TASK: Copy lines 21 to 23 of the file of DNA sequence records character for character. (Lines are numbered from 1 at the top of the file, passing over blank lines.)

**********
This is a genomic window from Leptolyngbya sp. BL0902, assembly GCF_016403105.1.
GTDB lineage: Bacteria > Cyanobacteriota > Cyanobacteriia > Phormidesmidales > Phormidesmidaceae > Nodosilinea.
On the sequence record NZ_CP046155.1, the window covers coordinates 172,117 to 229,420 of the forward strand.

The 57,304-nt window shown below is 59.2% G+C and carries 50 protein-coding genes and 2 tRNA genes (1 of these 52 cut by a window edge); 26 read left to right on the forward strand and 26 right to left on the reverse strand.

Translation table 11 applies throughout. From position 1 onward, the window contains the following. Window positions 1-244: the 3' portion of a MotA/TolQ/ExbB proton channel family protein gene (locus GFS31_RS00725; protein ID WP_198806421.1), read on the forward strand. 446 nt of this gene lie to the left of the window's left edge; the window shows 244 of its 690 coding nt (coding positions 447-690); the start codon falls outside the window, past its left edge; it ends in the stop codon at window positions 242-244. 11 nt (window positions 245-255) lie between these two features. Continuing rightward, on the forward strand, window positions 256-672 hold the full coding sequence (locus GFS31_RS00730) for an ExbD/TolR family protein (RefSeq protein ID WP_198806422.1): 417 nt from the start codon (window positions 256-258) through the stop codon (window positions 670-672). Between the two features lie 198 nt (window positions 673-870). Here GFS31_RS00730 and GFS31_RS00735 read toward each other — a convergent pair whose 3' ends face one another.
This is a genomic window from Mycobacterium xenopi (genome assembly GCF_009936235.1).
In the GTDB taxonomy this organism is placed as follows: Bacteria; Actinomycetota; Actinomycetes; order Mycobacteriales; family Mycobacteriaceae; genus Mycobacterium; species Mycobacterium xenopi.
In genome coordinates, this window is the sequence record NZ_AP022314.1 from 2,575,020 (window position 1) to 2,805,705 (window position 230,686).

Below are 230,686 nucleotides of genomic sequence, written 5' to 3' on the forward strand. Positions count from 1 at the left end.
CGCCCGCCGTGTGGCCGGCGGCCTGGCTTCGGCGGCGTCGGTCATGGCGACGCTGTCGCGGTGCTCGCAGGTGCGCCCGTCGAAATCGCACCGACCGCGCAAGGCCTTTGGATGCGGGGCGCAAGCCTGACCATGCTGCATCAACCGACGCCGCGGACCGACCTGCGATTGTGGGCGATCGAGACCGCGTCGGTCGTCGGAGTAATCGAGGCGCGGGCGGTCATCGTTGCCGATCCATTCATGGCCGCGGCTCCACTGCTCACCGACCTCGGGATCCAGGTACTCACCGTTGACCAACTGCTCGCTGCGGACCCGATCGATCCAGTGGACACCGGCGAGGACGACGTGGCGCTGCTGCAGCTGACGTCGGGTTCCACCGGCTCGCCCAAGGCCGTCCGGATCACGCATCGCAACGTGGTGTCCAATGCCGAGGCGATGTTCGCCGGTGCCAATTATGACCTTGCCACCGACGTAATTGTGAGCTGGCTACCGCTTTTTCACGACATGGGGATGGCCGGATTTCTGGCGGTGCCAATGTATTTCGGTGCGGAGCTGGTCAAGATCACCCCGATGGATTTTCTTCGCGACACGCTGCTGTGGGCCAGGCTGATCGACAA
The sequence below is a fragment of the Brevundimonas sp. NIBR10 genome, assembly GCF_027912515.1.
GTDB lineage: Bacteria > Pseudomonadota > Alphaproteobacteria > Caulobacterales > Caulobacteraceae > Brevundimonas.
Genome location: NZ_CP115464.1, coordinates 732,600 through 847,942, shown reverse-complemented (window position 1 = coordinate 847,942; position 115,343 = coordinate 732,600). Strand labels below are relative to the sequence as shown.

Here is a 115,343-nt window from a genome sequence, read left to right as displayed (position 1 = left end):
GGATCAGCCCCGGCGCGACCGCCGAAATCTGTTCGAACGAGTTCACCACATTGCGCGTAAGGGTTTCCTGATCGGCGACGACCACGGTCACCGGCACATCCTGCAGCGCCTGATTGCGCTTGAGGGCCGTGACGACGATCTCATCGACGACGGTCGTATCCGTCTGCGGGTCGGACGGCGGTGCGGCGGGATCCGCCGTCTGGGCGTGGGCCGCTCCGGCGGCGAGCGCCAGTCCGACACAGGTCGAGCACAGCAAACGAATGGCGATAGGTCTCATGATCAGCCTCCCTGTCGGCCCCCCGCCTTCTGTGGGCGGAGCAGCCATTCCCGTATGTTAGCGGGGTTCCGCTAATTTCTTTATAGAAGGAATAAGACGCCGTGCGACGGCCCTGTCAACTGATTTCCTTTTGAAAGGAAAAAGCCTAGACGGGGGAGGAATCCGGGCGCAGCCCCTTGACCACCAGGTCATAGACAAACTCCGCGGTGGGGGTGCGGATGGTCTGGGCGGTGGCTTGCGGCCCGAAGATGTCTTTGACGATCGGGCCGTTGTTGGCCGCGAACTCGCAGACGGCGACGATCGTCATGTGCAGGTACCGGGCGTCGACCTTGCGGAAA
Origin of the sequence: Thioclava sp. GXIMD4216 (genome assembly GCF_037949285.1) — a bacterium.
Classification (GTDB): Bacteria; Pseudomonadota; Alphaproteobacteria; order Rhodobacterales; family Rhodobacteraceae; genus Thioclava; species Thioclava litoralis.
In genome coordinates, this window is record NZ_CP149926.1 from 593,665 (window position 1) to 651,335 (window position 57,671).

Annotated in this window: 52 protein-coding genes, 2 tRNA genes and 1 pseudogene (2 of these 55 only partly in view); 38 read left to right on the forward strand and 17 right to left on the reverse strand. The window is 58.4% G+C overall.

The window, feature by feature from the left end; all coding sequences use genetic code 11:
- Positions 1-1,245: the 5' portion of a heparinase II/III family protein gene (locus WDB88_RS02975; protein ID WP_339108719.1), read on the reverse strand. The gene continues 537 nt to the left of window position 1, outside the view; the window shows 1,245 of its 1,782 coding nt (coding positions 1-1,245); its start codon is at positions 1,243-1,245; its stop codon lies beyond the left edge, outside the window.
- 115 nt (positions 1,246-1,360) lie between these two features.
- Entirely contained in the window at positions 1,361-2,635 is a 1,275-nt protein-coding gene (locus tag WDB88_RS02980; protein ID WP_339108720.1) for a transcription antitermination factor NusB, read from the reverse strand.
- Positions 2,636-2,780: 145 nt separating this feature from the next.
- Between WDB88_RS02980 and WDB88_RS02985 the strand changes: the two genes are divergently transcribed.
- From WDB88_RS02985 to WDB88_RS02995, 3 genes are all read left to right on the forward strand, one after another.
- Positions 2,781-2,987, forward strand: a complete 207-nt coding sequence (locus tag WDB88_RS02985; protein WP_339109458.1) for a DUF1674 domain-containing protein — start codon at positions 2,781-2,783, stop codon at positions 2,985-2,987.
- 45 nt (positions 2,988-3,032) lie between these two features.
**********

- Positions 1-1,245: the 5' portion of a heparinase II/III family protein gene (locus WDB88_RS02975; protein ID WP_339108719.1), read on the reverse strand. The gene continues 537 nt to the left of window position 1, outside the view; the window shows 1,245 of its 1,782 coding nt (coding positions 1-1,245); its start codon is at positions 1,243-1,245; its stop codon lies beyond the left edge, outside the window.
- 115 nt (positions 1,246-1,360) lie between these two features.
- Entirely contained in the window at positions 1,361-2,635 is a 1,275-nt protein-coding gene (locus tag WDB88_RS02980; protein ID WP_339108720.1) for a transcription antitermination factor NusB, read from the reverse strand.